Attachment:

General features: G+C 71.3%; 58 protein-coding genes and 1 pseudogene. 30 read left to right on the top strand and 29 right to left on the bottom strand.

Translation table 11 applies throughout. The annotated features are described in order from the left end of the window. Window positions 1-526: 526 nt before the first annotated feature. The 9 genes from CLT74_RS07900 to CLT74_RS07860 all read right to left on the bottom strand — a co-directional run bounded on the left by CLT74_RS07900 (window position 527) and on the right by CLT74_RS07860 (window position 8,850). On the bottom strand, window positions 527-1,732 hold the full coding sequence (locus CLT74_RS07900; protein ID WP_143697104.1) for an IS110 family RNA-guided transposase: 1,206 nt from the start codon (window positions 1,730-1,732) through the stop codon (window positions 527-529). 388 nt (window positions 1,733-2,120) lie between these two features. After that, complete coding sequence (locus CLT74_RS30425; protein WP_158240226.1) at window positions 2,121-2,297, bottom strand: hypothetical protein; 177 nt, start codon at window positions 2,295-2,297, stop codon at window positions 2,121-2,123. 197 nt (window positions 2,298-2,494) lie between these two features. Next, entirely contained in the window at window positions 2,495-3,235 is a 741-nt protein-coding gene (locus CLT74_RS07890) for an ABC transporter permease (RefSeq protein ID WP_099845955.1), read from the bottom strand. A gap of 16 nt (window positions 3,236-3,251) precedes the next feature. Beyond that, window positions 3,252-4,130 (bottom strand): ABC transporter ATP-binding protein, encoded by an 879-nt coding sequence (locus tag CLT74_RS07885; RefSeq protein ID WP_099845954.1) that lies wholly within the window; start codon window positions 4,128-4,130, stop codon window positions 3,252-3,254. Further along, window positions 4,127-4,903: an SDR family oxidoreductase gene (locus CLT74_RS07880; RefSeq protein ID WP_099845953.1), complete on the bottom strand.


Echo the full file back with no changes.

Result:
General features: G+C 71.3%; 58 protein-coding genes and 1 pseudogene. 30 read left to right on the top strand and 29 right to left on the bottom strand.

Translation table 11 applies throughout. The annotated features are described in order from the left end of the window. Window positions 1-526: 526 nt before the first annotated feature. The 9 genes from CLT74_RS07900 to CLT74_RS07860 all read right to left on the bottom strand — a co-directional run bounded on the left by CLT74_RS07900 (window position 527) and on the right by CLT74_RS07860 (window position 8,850). On the bottom strand, window positions 527-1,732 hold the full coding sequence (locus CLT74_RS07900; protein ID WP_143697104.1) for an IS110 family RNA-guided transposase: 1,206 nt from the start codon (window positions 1,730-1,732) through the stop codon (window positions 527-529). 388 nt (window positions 1,733-2,120) lie between these two features. After that, complete coding sequence (locus CLT74_RS30425; protein WP_158240226.1) at window positions 2,121-2,297, bottom strand: hypothetical protein; 177 nt, start codon at window positions 2,295-2,297, stop codon at window positions 2,121-2,123. 197 nt (window positions 2,298-2,494) lie between these two features. Next, entirely contained in the window at window positions 2,495-3,235 is a 741-nt protein-coding gene (locus CLT74_RS07890) for an ABC transporter permease (RefSeq protein ID WP_099845955.1), read from the bottom strand. A gap of 16 nt (window positions 3,236-3,251) precedes the next feature. Beyond that, window positions 3,252-4,130 (bottom strand): ABC transporter ATP-binding protein, encoded by an 879-nt coding sequence (locus tag CLT74_RS07885; RefSeq protein ID WP_099845954.1) that lies wholly within the window; start codon window positions 4,128-4,130, stop codon window positions 3,252-3,254. Further along, window positions 4,127-4,903: an SDR family oxidoreductase gene (locus CLT74_RS07880; RefSeq protein ID WP_099845953.1), complete on the bottom strand.